Staff Spotlight: Lucy Diaper
What is your role within Geotechnics?
I’m an engineer at the Coventry office.
And what responsibilities do you have in your role?
I do a mix of everything. I go out on site, I’m being trained up in the office, and I help train some of the graduate engineers too. I’m aiming to take on more of a project management role in the future.
So what’s it been like moving towards project management?
You realise how much you weren’t doing when you started out on site. When you’ve got to start correcting logs and doing the lab and invoicing side of things, you realise how important it is to keep good records while on site. There’s nothing worse than sitting in the office saying “Where is it? We need it!” and it doesn’t exist. The transition has shown me how important the work on site is.
"The college I went to said I needed to do four A-levels... I was quite good at geography, so I went to the Geography Department. There was a person in a hard hat there who said 'Don’t do geography! Geology’s much better – go along the corridor!' So I thought, 'OK, I’ll listen to the person in the hard hat!'"
How long have you
been working for Geotechnics for?
Were you involved in the industry beforehand?
This is my first role in the industry. Before that, I worked at the zoo! As a student I got a job there as a part time assistant in the gift shop. And then I did a bit of everything. I did the children’s entertainment for a bit, which got me onto the outreach team. That’s where we take the zoo out and about, so you end up with a lizard, and a couple of snakes… the pets, as far as the zoo’s concerned!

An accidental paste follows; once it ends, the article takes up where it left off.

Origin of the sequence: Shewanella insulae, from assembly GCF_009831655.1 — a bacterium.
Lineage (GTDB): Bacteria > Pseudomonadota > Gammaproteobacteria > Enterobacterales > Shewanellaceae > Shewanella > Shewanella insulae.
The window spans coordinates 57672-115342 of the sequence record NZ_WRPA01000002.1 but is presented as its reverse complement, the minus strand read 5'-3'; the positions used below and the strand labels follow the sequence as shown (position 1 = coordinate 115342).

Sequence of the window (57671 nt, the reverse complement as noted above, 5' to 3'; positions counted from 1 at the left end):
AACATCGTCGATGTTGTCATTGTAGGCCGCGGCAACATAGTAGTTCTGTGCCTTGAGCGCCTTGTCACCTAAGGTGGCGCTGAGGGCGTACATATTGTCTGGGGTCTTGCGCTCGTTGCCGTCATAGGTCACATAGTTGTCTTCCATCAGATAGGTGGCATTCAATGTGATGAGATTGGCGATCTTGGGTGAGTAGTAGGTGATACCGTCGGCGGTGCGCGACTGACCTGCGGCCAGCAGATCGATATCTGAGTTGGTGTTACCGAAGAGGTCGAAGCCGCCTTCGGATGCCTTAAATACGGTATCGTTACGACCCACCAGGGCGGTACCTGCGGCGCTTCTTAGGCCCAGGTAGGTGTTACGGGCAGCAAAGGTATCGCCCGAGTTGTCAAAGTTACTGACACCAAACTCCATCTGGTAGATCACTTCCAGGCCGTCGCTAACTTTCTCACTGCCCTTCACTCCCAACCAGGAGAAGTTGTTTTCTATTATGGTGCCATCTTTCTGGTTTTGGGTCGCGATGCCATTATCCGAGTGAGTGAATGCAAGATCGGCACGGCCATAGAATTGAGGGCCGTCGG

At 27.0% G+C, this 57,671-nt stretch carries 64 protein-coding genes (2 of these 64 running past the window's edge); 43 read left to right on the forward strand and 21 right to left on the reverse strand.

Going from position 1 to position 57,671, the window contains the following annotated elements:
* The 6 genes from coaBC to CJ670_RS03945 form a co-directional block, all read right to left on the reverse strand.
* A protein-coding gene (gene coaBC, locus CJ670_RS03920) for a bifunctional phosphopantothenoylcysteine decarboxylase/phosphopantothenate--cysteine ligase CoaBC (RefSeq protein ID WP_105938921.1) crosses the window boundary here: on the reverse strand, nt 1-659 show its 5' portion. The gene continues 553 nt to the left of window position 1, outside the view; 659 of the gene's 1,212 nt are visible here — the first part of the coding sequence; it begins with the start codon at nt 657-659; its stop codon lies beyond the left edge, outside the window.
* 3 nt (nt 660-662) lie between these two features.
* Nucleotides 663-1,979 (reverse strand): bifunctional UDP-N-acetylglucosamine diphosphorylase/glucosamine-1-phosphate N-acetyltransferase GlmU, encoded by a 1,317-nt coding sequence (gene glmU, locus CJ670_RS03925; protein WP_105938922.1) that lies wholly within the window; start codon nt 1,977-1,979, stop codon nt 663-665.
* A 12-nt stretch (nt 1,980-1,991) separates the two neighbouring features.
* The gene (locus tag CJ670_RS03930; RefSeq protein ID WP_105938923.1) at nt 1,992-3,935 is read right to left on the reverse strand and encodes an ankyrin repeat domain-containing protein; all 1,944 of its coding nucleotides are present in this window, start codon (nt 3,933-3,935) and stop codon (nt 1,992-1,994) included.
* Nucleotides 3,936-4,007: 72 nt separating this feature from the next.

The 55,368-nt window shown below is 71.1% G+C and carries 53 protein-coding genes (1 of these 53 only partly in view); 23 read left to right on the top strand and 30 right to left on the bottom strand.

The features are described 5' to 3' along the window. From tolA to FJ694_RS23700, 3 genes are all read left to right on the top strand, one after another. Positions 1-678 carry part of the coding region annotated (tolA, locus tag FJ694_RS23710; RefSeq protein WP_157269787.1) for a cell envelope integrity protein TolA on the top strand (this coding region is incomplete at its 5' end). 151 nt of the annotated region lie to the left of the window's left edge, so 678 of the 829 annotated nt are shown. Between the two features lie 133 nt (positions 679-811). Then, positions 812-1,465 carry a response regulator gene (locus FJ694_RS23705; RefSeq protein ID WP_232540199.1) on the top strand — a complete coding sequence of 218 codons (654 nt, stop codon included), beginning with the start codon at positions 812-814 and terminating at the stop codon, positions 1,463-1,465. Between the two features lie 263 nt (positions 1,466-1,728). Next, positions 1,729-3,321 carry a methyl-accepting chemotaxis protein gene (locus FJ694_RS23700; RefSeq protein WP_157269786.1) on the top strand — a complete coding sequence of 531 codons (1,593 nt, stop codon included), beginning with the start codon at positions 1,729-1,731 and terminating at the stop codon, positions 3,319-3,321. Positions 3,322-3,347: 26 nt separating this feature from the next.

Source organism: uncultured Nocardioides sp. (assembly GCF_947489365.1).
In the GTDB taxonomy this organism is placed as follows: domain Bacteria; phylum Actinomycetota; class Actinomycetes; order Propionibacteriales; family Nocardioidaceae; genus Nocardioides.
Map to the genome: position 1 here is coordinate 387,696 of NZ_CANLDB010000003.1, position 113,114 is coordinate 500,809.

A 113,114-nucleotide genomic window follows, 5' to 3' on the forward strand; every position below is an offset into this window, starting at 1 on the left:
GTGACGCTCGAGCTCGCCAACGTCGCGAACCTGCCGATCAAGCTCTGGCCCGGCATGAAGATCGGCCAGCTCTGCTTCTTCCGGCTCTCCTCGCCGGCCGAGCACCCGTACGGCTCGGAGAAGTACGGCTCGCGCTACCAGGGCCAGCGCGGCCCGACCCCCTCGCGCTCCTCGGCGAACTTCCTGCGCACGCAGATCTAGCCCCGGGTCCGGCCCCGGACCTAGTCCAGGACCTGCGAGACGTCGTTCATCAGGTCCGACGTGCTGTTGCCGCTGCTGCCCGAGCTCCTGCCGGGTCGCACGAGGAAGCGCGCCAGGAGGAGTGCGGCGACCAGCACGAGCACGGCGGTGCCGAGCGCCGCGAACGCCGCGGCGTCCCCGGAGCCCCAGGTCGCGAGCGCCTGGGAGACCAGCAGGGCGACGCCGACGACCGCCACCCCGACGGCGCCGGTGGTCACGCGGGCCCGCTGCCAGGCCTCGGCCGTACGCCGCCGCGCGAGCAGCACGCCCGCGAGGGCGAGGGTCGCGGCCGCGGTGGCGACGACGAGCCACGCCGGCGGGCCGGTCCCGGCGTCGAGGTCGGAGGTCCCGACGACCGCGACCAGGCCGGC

I did it when I was a student, and then after uni I went full-time for a bit before I got the job here. It was good fun.
It’s a bit of a jump from the zoo to Geotechnics! How did that change come about?
I went to college and at the time I wanted to do chemistry. The college I went to said I needed to do four A-levels. I picked maths, two sciences, and I needed a fourth subject. I was quite good at geography, so I went to the Geography Department. There was a person in a hard hat there who said “Don’t do geography! Geology’s much better – go along the corridor!” So I thought, “OK, I’ll listen to the person in the hard hat!” I went along the corridor and haven’t looked back.
So when it came to university, I was initially looking at places to do chemistry. But then I thought “Why am I doing chemistry when my geology grades are so much higher?” I started looking at geology, and I got onto an Applied and Environmental course looking at mining and its effects. That led onto me coming here.
Where did you go to university?
Leicester - it was great fun!
What’s a typical day at Geotechnics like for you?
Today I was based in the office, so I arrived at 9 ‘o’ clock, worked through my email list to sort out any problem arising from yesterday. We’ve just finished a job in Kent I’m project managing, so for the last few days the logs have come out of typing and we’ve been doing any corrections, making sure everything’s in the right order and getting the laboratory side of things started.
What do you do when you’re out on site?
I was linked with a project in Birmingham recently. We’d turn up at the compound, and because we were working on the roads we’d wait for the traffic management to turn up. Then I’d go over what we wanted to do today; where boreholes would go; who’s going to cover each job etc. I’d get everyone ready and in position. I was basically the co-ordinator, saying “Right, you – over there. You need to come with me!” It’s all about juggling the space you have with what you need to do.
I also do a bit of training. On that site, I worked with someone who’d just started. So you’re telling them “This is what I need you to produce”; “Close but not quite”; going through with them how they could make things better. At the start of the job they needed lots of help, but by the end they knew what they were doing.
What first drew you to Geotechnics as a company?